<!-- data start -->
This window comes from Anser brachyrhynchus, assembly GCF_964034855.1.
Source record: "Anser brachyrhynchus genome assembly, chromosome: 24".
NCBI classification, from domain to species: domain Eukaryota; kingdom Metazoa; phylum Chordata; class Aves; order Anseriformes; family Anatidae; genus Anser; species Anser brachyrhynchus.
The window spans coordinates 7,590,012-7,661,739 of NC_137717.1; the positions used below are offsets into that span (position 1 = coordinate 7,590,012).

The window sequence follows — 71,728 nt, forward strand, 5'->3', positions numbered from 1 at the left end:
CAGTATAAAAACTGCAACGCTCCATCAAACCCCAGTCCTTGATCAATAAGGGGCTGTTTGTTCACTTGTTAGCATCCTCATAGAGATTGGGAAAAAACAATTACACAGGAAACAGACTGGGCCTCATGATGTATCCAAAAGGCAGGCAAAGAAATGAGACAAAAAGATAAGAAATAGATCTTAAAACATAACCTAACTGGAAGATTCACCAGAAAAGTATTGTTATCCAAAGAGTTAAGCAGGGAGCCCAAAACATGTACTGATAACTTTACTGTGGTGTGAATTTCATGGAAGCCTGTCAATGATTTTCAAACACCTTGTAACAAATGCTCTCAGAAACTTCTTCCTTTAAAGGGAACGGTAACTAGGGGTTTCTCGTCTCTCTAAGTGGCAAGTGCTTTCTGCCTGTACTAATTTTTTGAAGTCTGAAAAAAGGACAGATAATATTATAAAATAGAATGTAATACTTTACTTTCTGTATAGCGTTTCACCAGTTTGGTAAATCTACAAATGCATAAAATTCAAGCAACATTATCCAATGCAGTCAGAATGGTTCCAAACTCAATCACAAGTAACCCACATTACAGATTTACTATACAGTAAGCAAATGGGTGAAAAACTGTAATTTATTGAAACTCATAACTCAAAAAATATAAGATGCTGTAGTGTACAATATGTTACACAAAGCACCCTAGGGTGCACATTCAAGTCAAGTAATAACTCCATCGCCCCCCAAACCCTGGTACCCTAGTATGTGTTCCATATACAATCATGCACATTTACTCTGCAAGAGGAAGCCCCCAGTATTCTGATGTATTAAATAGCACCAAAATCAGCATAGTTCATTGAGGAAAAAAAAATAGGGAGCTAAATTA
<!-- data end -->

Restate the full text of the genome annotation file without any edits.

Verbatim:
This window comes from Anser brachyrhynchus, assembly GCF_964034855.1.
Source record: "Anser brachyrhynchus genome assembly, chromosome: 24".
NCBI classification, from domain to species: domain Eukaryota; kingdom Metazoa; phylum Chordata; class Aves; order Anseriformes; family Anatidae; genus Anser; species Anser brachyrhynchus.
The window spans coordinates 7,590,012-7,661,739 of NC_137717.1; the positions used below are offsets into that span (position 1 = coordinate 7,590,012).

The window sequence follows — 71,728 nt, forward strand, 5'->3', positions numbered from 1 at the left end:
CAGTATAAAAACTGCAACGCTCCATCAAACCCCAGTCCTTGATCAATAAGGGGCTGTTTGTTCACTTGTTAGCATCCTCATAGAGATTGGGAAAAAACAATTACACAGGAAACAGACTGGGCCTCATGATGTATCCAAAAGGCAGGCAAAGAAATGAGACAAAAAGATAAGAAATAGATCTTAAAACATAACCTAACTGGAAGATTCACCAGAAAAGTATTGTTATCCAAAGAGTTAAGCAGGGAGCCCAAAACATGTACTGATAACTTTACTGTGGTGTGAATTTCATGGAAGCCTGTCAATGATTTTCAAACACCTTGTAACAAATGCTCTCAGAAACTTCTTCCTTTAAAGGGAACGGTAACTAGGGGTTTCTCGTCTCTCTAAGTGGCAAGTGCTTTCTGCCTGTACTAATTTTTTGAAGTCTGAAAAAAGGACAGATAATATTATAAAATAGAATGTAATACTTTACTTTCTGTATAGCGTTTCACCAGTTTGGTAAATCTACAAATGCATAAAATTCAAGCAACATTATCCAATGCAGTCAGAATGGTTCCAAACTCAATCACAAGTAACCCACATTACAGATTTACTATACAGTAAGCAAATGGGTGAAAAACTGTAATTTATTGAAACTCATAACTCAAAAAATATAAGATGCTGTAGTGTACAATATGTTACACAAAGCACCCTAGGGTGCACATTCAAGTCAAGTAATAACTCCATCGCCCCCCAAACCCTGGTACCCTAGTATGTGTTCCATATACAATCATGCACATTTACTCTGCAAGAGGAAGCCCCCAGTATTCTGATGTATTAAATAGCACCAAAATCAGCATAGTTCATTGAGGAAAAAAAAATAGGGAGCTAAATTA